Friday, June 02, 2023
Web Desk

WATCH: Megalodon tooth necklace found in new scan of Titanic wreck

Web Desk

The recent digital scans of the Titanic wreckage helped discover a necklace carrying a tooth of megalodon, an extinct species of mackerel shark that lived approximately 23 to 3.6 million years ago, said Magellan, an ultra-deepwater site investigation company that carried out the scan, said.

The necklace has been there for more than 100 years since the giant vessel sank in 1912 when it was on its maiden trip.

The digital scan images show a tooth of a pre-historic shark scientifically known as Otodus megalodon that lived more than 23 million years ago.

These sharks were believed to be faster than the current sharks. They were so big that they could eat an orca in just a few bites.

According to the company, the object was discovered during a project to produce a full-size digital scan of the Titanic, which is the largest underwater scanning project in history.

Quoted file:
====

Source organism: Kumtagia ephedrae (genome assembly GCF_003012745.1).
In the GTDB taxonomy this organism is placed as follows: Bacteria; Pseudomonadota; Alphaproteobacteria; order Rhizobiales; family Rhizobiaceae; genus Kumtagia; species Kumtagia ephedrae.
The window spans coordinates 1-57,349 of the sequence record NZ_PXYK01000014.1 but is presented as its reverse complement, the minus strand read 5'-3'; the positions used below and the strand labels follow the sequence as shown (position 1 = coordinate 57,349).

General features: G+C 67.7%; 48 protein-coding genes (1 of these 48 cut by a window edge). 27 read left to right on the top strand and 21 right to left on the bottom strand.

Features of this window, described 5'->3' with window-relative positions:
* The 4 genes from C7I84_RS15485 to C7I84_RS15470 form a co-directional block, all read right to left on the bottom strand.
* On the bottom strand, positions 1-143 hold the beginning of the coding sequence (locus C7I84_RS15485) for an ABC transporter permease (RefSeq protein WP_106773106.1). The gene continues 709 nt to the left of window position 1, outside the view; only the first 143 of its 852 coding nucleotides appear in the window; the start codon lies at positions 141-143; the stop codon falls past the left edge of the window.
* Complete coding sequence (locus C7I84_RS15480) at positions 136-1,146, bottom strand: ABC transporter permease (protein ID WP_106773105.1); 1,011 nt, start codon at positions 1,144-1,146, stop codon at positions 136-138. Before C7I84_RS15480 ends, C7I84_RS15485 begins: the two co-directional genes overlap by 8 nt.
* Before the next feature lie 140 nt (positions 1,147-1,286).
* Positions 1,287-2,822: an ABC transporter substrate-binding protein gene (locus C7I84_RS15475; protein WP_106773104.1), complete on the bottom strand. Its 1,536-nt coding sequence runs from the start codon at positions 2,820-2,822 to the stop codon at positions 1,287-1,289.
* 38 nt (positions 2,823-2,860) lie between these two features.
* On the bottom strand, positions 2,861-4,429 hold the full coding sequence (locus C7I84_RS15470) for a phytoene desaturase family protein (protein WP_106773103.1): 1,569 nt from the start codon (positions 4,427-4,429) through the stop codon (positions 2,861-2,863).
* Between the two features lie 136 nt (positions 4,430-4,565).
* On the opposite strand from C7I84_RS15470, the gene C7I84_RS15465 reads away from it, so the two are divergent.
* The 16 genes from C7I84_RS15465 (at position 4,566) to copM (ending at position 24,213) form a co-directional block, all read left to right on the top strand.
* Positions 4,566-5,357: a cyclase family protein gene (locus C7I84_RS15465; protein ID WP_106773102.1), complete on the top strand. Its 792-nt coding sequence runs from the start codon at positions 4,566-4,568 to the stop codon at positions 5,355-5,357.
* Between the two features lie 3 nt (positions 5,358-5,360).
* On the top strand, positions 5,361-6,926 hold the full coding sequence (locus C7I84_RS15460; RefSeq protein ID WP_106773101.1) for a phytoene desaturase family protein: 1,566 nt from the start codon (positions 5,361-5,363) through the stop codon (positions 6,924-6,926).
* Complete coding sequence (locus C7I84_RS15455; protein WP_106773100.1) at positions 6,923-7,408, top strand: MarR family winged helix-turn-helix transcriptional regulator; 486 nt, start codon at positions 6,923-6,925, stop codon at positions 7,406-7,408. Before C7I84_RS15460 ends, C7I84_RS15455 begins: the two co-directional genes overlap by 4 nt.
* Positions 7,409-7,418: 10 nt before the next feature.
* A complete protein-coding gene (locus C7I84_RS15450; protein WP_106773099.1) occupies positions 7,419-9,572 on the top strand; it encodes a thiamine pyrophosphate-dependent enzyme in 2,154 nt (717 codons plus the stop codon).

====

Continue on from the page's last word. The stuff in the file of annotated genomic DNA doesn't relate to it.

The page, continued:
CEO Richard Parkinson said the find was “astonishing, beautiful and breathtaking.”

Parkinson told ITV last week that “what is not widely understood is that the Titanic is in two parts and there’s a three-square-mile debris field between the bow and the stern.”

“The team mapped the field in such detail that we could pick out those details.”

Earlier in May, a digital scan of the Titanic was released showing dry images — as if seawater has been drained— of the most famous shipwreck. It was made possible by deep-sea mapping.

The new insight into the vessel may allow the investigators to learn what led to the sinking of a passenger liner when it was on its maiden journey in 1912.

The shipwreck lies at a depth of 3,800m (12,500ft) in the Atlantic Ocean.

Scientists created the first-ever exact digital twin of the Titanic wreck under the largest underwater scanning project in history.

According to the press release from Magellan and filmmakers Atlantic Productions, "scientists revealed details of the tragedy and uncovered fascinating information about what really happened to the crew and passengers on that fateful night of April 14, 1912."